When you’re lost and in the middle of nowhere, it can be tough to find your way out. Some assume they’ll never need to know how to survive in situations like this, but they could not be more wrong. You could get lost and find yourself in a survival situation on a routine hike or camping trip. A lot of things can happen that will require you to know how to survive. Sadly, some people have been filling our heads with survival myths for years. These methods likely did work some in the past but were often not as useful as claimed.
We know better today about a lot of survival techniques as well as several medical fallacies. For example, we no longer tell people to pee on a jellyfish sting as this actually makes things worse… not better. Plus, we also have to be aware that a survival situation can take place anytime, anywhere. It is wise to be aware of the truth over what you might have seen in some meme on the internet. On top of this, the ideas grandpa gave you might no longer be the best way to do things. We realize some of the survival myths you see here might seem shocking to see. However, we will explain why they are myths and what you can do instead. Let’s get started!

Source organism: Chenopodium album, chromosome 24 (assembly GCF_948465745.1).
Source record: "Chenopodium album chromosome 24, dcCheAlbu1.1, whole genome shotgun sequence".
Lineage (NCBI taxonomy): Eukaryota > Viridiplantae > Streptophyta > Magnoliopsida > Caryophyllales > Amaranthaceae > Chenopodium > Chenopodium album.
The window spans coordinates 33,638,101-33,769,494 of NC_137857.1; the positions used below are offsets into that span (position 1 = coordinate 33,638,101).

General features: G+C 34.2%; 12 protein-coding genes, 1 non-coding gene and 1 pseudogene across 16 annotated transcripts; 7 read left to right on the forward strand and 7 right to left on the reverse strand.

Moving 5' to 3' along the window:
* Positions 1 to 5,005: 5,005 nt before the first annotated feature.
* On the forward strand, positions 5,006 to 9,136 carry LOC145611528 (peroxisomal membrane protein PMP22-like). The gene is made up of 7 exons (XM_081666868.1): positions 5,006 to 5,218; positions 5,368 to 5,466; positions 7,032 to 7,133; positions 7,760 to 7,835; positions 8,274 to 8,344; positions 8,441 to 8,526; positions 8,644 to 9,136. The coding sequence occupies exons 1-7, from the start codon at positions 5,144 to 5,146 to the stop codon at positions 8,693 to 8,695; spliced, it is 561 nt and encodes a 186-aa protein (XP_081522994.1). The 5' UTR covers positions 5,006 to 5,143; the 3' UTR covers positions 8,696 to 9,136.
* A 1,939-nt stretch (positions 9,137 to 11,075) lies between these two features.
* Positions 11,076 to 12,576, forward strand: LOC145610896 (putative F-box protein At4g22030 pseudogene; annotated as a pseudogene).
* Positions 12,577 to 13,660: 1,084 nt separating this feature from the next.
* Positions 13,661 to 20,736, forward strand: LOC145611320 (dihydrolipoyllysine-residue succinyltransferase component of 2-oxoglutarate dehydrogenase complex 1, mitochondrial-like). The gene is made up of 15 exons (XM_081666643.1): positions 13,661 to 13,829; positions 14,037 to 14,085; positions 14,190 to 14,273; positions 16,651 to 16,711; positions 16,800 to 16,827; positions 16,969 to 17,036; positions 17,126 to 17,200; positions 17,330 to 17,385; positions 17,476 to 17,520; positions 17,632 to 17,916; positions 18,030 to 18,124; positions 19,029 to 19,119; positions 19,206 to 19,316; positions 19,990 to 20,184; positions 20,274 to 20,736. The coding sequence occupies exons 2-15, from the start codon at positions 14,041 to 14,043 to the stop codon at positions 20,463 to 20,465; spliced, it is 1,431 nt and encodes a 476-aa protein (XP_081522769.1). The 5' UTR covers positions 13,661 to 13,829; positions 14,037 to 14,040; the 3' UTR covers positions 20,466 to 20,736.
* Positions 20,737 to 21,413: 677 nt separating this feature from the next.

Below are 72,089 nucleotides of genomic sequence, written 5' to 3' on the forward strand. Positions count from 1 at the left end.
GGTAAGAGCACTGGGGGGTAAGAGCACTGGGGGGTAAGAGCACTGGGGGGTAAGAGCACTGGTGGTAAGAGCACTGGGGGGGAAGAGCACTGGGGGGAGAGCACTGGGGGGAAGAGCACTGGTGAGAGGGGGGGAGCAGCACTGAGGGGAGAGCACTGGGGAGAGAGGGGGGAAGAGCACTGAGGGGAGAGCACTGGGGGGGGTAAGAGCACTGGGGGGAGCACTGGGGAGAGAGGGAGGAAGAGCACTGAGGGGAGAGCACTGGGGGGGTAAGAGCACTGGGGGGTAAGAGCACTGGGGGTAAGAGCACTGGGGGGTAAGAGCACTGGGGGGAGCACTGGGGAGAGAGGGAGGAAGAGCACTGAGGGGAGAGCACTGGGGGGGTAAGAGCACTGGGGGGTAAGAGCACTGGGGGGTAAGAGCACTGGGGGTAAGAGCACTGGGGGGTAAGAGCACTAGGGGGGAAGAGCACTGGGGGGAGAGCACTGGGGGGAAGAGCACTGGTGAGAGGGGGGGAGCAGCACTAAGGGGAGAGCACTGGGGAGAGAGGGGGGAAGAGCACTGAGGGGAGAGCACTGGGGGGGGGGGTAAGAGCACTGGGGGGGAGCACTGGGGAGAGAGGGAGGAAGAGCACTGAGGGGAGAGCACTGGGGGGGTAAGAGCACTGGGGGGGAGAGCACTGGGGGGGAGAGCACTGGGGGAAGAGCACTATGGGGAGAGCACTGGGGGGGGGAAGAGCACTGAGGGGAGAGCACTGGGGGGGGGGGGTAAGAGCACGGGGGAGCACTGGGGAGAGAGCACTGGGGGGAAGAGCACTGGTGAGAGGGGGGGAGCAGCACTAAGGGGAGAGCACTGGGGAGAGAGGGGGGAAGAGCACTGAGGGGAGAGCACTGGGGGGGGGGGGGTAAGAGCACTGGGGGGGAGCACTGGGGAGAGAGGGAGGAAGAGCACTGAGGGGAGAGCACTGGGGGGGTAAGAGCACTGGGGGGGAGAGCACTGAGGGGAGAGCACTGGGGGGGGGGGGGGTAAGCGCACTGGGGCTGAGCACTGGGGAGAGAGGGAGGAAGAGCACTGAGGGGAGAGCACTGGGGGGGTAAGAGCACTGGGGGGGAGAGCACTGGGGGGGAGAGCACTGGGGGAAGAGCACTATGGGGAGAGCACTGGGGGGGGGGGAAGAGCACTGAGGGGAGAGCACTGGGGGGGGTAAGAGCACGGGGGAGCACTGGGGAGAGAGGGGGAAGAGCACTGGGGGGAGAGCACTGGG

Myth: You Can Suck Snakebite Venom Out
- Survival Situation: Medical Emergency
Snakebite venom can be pretty lethal to humans. While there are some in the world who can handle high amounts of snake venom, those people were usually bitten several times before their body developed its own immunity. The rest of us though? We’re not so lucky. A snakebite is a medical emergency, which means you need to get to a hospital with antivenom. Most hospitals will have antivenom available, especially in places where venomous snakes are common. Some have assumed they can just suck out the venom before it enters the person’s bloodstream. This is now one of the more well-known survival myths of the day.
Once the snake’s fangs pierced the skin and laid in venom, the bloodstream was immediately hit with it. The best thing to do is have a person lay down with the snakebite wound below the heart as much as possible. Keep in mind that the longer you move around, the faster venom will spread in your body. Therefore, it is actually best to stay put until help arrives. Some venom can take mere minutes to kill someone, but most others will take several hours to do that to humans. Sucking out the venom won’t work AND the person doing it is actually risking their own health, as venom contacting with their lips and mouth exposes them to it too.